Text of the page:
Devon General

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Devon General
Exeter - Devon General 781 TTT781.JPG
Preserved Metro Cammell bodied AEC Regent V in Exeter in November 2011
Parent British Electric Traction
Founded 1919
Headquarters Torquay, later Exeter
Service area Devon
Service type Bus operator

Devon General was the principal bus operator in south Devon from 1919. The name was first used by the Devon General Omnibus and Touring Company which was created in 1919. In 1922 it was purchased by the National Electric Construction Company which merged with British Electric Traction in 1931. Nationalisation in 1969 resulted in 1971 with the company being merged into Western National. In 1983 a new Devon General Limited was created which became the first operating subsidiary of the National Bus Company to be privatised in 1986 when it became the first company of Transit Holdings. It was sold to the Stagecoach Group in 1996 and renamed Stagecoach Devon in 2003.

Coaches were operated under various names, principally Fleet Cars from 1925 until 1933, and Grey Cars from 1932 until 1971.

Its main principal depots were in Exeter and Torquay, but the area of operation covered most of south, east and mid Devon.


An open top bus used in Torbay from 1955 to 1961

The Devon General Omnibus and Touring Company started operations in south Devon in 1919 with two bus routes from Exeter to Torquay.[1] In 1922 Torquay Tramways bought the company for £36,000, although it was operated as a subsidiary of the National Electric Construction Company (NECC) and the motor buses already owned by the tramway company were transferred to Devon General.[2] Some charabanc tours had been operated by the Torquay Tramways and this continued under Devon General. A local independent company that traded as Fleet Cars was purchased in 1925 but continued to operate as a separate business for a few seasons, during which time a number of other small operators were also acquired and merged with Fleet Cars.[3]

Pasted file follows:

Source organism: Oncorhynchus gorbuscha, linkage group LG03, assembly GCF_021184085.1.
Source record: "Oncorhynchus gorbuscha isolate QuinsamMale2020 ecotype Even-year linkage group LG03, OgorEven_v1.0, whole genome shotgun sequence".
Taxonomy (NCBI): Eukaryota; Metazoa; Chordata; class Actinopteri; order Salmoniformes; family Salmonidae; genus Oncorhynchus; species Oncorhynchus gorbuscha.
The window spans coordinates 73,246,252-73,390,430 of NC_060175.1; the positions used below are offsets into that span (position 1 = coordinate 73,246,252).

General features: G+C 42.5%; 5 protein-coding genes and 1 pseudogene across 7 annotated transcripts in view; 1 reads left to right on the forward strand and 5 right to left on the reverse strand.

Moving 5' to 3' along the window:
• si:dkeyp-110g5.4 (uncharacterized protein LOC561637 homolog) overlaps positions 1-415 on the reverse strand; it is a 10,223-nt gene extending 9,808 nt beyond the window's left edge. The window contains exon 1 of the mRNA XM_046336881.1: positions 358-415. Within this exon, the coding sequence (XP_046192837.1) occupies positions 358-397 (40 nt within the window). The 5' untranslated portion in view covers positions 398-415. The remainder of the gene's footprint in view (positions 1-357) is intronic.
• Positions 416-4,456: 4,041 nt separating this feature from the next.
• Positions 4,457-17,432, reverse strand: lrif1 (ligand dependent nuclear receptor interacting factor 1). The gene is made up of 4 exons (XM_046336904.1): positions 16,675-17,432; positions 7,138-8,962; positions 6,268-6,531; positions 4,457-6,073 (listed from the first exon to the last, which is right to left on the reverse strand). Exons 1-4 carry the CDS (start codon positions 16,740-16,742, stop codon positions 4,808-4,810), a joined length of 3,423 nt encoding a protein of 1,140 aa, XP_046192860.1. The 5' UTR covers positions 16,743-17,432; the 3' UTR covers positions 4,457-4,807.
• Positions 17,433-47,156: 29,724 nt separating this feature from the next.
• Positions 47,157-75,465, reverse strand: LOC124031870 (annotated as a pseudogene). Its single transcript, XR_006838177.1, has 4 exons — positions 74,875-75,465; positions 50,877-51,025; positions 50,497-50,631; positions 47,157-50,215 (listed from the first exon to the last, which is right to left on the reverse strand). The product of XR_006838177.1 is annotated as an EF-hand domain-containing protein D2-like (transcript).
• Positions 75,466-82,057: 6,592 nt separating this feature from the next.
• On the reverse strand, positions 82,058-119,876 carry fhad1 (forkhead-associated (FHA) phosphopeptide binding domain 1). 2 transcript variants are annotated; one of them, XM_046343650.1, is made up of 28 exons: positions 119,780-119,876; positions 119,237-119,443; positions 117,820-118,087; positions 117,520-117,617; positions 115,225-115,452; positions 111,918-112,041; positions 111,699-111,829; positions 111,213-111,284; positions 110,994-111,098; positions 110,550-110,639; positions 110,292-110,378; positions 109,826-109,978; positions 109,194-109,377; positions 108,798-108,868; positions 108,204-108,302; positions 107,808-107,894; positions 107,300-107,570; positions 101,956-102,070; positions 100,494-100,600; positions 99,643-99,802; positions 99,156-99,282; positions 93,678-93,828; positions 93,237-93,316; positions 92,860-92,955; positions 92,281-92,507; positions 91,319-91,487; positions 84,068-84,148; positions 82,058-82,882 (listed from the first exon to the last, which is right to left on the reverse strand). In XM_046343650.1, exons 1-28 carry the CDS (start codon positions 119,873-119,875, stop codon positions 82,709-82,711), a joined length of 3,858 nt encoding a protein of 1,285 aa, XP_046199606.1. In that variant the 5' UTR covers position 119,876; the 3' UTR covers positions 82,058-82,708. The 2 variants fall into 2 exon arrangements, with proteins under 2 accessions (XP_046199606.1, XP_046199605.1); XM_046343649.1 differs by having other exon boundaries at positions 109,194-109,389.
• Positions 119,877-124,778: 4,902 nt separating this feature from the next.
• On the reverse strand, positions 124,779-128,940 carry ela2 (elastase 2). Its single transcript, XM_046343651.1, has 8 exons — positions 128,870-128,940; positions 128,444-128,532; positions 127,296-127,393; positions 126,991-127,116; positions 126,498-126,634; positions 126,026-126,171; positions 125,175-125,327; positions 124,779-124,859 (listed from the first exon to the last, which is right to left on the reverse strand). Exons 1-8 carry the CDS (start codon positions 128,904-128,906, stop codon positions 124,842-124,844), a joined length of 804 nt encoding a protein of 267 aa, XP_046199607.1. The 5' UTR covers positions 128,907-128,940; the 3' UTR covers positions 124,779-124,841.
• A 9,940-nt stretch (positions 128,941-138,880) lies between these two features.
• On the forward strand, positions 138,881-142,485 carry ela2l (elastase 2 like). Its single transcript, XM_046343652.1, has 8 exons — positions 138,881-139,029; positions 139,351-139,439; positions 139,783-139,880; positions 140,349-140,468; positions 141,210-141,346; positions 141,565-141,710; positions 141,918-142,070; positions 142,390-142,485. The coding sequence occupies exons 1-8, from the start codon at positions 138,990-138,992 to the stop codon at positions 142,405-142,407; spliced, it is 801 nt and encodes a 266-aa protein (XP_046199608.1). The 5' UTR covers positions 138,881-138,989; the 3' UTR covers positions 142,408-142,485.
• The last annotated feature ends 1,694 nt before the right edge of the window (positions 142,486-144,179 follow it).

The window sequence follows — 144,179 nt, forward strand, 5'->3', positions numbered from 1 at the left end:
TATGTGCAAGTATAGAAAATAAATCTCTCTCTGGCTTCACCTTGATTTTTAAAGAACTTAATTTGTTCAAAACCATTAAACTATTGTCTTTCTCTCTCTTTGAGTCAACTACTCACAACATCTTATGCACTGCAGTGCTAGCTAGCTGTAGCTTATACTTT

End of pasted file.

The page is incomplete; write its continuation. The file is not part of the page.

In 1931 the NECC became a part of British Electric Traction (BET).[4] The Torquay tram network was closed in January 1934. The Tramways company was sold to Devon General, the fleet of which was enlarged by 24 buses to allow it to operate the former tram routes.[5]

Devon General had turned down the chance to buy local independent coach operator Grey Cars in 1930 so it had instead been purchased by A Timpson & Sons of Catford in 1931. Timpsons sold the business to Devon General in 1932 and the following year both Grey Cars and Fleet Cars, which had been operated as separate businesses, were merged into Devon General. Most coaches continued to operate under Grey Cars' name, although some small operators that were subsequently bought out by Devon General continued in their old names for a while.[3]

National Bus Company[edit]

Preserved Bristol LH in Devon General National Bus Company livery in October 2008

BET's bus operations, including Devon General, became part of the National Bus Company (NBC) when it was formed on 1 January 1969.[6] Devon General had worked closely with the Corporation of Exeter's bus services since 1947. In April 1970 the Corporation's buses and routes were transferred to the NBC and merged into Devon General. The city's unusual use of route letters (as opposed to numbers) continued.[7]

In January 1971, the NBC transferred the bus operations of Devon General to neighbouring Western National but the Devon General name was retained as a brand,[6] while the Grey Cars coaching operation was transferred to Exeter-based Greenslades.[3] NBC split Western National into four new companies on 1 January 1983, one of which was Devon General Limited.[8] This operated in south and east Devon as the old Devon General had done, but the Tiverton area became a part of a new North Devon operation.[9]

Transit Holdings[edit]

Preservd Bayline Carlyle bodied Ford Transit in March 2008

On 19 August 1986, Devon General became the first NBC operating subsidiary to be privatised under the Transport Act 1985 by being sold in a management buyout led by managing director Harry Blundred.[10][11][12]